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March 13, 2009

A rise in the dollar means a drop overseas

In relation to globalization, a New York Times article reported on how a strengthening U.S. dollar can actually hurt foreign markets. In a nutshell, dollars invested in American government bonds means a dollar is taken away from eastern European and African markets as both regions also cope with a global recession.

The article is a clear-cut example of the dangers globalization can have; whatever happens in one geographic region will affect another, including a slumping economy. While focus in the United States targets job losses and the shrinking economy domestically, news outlets will occasionally provide reports of what's happening overseas, where the picture isn't much better. In fact, many economists now rely on Asian market activity (they're ahead in time zones) to predict what will happen with the Dow Jones.

Although the class discussion on globalization has passed, it doesn't mean the topic is irrelevant as many students eye graduation and fear the future with most of the world hurting economically.

Follow-up on "Growing Up Online."

Prior to the midterm, I watched the remainder of the Frontline documentary "Growing Up Online" to see if there was anything interesting to note before the exam. Although I was watching it with a purpose to immerse myself with the knowledge necessary to score well, I found one segment peculiar.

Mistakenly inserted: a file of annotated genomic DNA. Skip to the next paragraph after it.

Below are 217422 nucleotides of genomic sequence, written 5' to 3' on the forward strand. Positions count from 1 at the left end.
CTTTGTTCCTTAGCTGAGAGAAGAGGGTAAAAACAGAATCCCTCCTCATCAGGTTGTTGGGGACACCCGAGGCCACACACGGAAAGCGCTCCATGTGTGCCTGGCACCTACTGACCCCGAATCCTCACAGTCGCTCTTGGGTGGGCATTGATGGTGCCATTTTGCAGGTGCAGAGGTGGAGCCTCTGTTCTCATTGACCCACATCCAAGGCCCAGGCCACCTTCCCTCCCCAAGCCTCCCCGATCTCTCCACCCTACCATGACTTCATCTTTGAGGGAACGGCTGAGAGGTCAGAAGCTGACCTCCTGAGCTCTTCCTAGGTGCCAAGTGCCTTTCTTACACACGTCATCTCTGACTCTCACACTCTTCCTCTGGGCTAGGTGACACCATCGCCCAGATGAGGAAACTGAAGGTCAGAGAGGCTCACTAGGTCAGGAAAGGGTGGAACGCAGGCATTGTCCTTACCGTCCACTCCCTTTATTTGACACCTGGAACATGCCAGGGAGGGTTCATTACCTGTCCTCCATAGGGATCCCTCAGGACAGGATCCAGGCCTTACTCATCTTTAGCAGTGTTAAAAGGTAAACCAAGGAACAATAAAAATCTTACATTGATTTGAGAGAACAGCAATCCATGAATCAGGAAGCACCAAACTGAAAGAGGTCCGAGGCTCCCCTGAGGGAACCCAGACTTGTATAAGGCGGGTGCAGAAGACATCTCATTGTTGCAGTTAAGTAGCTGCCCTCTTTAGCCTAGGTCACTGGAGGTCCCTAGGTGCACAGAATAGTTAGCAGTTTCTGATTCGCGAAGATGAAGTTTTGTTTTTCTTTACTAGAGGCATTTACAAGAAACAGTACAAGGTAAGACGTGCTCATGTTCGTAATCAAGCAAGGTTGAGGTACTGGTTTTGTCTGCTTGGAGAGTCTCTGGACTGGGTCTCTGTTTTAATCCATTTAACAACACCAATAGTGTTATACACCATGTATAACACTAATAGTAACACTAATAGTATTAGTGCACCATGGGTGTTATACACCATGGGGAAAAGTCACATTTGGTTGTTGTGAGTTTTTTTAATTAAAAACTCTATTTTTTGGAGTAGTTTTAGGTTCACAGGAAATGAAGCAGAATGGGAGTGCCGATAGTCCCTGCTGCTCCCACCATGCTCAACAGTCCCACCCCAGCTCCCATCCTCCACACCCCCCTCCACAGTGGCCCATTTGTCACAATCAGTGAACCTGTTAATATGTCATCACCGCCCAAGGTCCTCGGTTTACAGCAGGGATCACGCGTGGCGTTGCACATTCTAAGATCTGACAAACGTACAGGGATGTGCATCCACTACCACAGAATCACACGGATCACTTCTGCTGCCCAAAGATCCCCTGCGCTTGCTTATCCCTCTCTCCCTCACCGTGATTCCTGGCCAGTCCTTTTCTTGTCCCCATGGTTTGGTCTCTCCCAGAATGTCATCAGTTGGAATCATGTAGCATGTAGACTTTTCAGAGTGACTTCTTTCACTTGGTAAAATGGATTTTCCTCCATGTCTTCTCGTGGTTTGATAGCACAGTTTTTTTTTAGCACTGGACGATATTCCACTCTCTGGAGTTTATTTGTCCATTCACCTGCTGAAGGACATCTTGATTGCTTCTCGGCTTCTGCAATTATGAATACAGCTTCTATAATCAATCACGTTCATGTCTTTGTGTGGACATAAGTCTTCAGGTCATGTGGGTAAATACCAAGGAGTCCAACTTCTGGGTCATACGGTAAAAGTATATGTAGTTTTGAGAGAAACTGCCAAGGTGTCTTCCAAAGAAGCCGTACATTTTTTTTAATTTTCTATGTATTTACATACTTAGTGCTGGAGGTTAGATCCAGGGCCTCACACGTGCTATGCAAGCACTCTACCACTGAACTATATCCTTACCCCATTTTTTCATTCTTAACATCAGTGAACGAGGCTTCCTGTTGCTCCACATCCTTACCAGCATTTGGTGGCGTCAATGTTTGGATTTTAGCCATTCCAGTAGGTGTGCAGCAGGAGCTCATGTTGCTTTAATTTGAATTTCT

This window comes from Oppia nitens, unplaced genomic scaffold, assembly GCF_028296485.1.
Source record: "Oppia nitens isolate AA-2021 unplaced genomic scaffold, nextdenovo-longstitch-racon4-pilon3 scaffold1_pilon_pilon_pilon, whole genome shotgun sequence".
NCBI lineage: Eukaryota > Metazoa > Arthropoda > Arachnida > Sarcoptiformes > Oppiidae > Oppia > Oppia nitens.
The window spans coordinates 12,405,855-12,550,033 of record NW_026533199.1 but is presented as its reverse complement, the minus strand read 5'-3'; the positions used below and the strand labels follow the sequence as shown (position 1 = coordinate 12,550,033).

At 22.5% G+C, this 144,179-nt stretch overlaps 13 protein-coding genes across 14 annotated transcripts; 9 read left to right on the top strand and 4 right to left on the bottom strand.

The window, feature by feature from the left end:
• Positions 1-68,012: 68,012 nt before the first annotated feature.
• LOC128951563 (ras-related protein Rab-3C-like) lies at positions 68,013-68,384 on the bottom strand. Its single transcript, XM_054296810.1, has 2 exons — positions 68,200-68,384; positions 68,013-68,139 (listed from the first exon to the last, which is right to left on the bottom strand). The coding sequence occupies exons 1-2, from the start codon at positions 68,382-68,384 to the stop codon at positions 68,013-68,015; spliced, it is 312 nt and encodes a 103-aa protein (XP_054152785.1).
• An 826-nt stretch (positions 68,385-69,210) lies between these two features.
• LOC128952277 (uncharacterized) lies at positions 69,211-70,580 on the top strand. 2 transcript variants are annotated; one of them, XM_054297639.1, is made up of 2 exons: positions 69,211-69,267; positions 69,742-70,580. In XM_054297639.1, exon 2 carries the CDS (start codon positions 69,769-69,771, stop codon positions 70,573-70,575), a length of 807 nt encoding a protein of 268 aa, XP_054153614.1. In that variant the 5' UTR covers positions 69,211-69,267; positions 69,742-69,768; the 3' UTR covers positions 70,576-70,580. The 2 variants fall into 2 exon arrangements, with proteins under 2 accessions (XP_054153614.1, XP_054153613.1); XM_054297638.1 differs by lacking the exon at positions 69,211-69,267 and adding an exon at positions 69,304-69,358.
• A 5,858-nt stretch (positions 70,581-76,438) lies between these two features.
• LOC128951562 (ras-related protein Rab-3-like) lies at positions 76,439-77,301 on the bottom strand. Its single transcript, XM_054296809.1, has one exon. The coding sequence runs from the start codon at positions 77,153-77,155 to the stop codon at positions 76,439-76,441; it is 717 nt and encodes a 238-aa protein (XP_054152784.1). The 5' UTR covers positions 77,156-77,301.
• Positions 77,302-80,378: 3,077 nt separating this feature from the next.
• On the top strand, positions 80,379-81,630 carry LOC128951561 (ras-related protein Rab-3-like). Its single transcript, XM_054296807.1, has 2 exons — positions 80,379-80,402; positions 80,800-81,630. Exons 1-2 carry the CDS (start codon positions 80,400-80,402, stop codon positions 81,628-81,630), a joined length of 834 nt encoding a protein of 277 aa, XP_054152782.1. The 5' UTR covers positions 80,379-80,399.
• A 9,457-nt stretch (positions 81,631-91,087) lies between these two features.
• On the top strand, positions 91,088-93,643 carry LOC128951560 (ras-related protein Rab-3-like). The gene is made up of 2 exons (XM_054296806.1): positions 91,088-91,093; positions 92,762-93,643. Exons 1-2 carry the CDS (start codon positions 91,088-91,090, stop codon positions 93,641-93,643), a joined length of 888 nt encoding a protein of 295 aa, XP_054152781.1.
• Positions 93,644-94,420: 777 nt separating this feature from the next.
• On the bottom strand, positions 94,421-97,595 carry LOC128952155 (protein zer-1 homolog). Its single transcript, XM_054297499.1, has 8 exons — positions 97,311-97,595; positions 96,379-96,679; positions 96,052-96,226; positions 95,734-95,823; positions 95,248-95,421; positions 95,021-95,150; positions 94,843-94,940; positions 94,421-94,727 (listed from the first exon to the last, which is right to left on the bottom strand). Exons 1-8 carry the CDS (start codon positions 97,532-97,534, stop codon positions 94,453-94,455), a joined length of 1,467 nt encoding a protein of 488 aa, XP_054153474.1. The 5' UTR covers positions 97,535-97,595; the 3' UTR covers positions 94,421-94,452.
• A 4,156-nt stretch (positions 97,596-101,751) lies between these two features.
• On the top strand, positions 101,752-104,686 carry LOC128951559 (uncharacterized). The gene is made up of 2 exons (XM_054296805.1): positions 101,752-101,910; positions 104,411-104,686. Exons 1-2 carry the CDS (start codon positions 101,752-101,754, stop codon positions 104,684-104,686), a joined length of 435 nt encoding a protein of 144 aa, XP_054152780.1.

Cyber-bullying is still new, but the segment I watched mirrored another case of suicide caused by cyber-bullying in the news, where a 13-year-old girl hanged herself after someone else's mother played a cruel joke on her. In many ways, I believe this form is more dangerous because if the perpetrators can cover their tracks, it can be very difficult to stop (people can simply switch screen names or use the screen name of another person on their buddy list to evade detection).

The documentary also touched on school fights and other forms of bullying uploaded to YouTube. Unfortunately (due to their own negligence), those responsible are sometimes arrested and charged with assault as they essentially upload evidence of their own actions; as was the case in Florida where several girls participated in attacking another teenage girl.

I'm aware that cyber-bullying gets media coverage here and there, but the topic itself could make a solid episode of Frontline, because unlike sexual predators who try (and usually don't succeed) luring children, bullies may be harder to ignore because teens are generally dealing with peers and won't see them the same way as total strangers.